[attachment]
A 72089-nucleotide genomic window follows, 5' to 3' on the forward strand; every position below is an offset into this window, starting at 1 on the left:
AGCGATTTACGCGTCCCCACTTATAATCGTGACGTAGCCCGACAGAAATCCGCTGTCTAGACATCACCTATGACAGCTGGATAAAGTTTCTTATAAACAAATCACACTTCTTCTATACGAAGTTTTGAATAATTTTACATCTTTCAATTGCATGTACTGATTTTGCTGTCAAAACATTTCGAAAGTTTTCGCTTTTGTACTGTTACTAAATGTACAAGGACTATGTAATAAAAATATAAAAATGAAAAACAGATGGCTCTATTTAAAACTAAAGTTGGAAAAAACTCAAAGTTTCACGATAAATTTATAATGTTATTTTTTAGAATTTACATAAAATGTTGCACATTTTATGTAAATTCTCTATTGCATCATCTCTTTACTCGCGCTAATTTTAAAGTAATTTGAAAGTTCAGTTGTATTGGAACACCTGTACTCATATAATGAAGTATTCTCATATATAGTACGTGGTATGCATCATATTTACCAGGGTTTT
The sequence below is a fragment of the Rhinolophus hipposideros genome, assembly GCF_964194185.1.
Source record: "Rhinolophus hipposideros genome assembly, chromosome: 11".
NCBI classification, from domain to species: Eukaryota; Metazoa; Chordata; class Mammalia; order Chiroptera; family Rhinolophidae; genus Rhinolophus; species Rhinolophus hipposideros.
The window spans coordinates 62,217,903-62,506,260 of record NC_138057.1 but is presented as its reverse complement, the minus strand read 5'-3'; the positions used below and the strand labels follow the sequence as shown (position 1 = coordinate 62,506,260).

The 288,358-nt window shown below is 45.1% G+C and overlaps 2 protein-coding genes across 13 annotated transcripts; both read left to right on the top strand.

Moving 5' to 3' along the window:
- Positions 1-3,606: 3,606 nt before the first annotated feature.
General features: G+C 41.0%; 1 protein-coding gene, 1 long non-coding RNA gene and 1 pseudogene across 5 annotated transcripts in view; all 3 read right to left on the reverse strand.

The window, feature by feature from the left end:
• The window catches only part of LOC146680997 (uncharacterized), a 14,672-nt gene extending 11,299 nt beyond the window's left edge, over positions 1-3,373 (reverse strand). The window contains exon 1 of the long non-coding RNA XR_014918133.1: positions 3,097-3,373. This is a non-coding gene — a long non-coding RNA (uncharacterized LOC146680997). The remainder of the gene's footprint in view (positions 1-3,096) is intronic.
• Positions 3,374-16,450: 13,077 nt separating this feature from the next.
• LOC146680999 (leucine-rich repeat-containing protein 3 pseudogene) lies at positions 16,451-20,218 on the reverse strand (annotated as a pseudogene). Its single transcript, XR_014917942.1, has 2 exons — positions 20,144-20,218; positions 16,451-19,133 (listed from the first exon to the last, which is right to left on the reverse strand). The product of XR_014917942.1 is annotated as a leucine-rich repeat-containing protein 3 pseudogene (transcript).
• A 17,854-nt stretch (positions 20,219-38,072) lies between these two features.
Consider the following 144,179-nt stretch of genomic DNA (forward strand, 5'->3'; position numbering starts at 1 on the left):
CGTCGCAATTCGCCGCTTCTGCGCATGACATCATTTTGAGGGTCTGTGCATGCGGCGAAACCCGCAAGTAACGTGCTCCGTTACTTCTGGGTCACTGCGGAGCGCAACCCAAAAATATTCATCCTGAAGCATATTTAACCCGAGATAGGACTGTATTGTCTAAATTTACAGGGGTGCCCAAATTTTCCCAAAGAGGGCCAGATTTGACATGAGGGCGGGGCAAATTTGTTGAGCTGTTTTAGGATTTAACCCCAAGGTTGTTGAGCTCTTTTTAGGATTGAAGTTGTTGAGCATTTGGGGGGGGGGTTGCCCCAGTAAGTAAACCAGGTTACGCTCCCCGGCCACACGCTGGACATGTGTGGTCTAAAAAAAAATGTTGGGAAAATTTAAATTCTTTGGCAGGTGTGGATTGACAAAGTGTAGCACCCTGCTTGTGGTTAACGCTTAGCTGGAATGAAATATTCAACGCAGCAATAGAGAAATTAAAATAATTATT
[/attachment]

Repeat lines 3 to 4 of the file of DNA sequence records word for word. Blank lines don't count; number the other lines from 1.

The sequence below is a fragment of the Rhinolophus hipposideros genome, assembly GCF_964194185.1.
Source record: "Rhinolophus hipposideros genome assembly, chromosome: 11".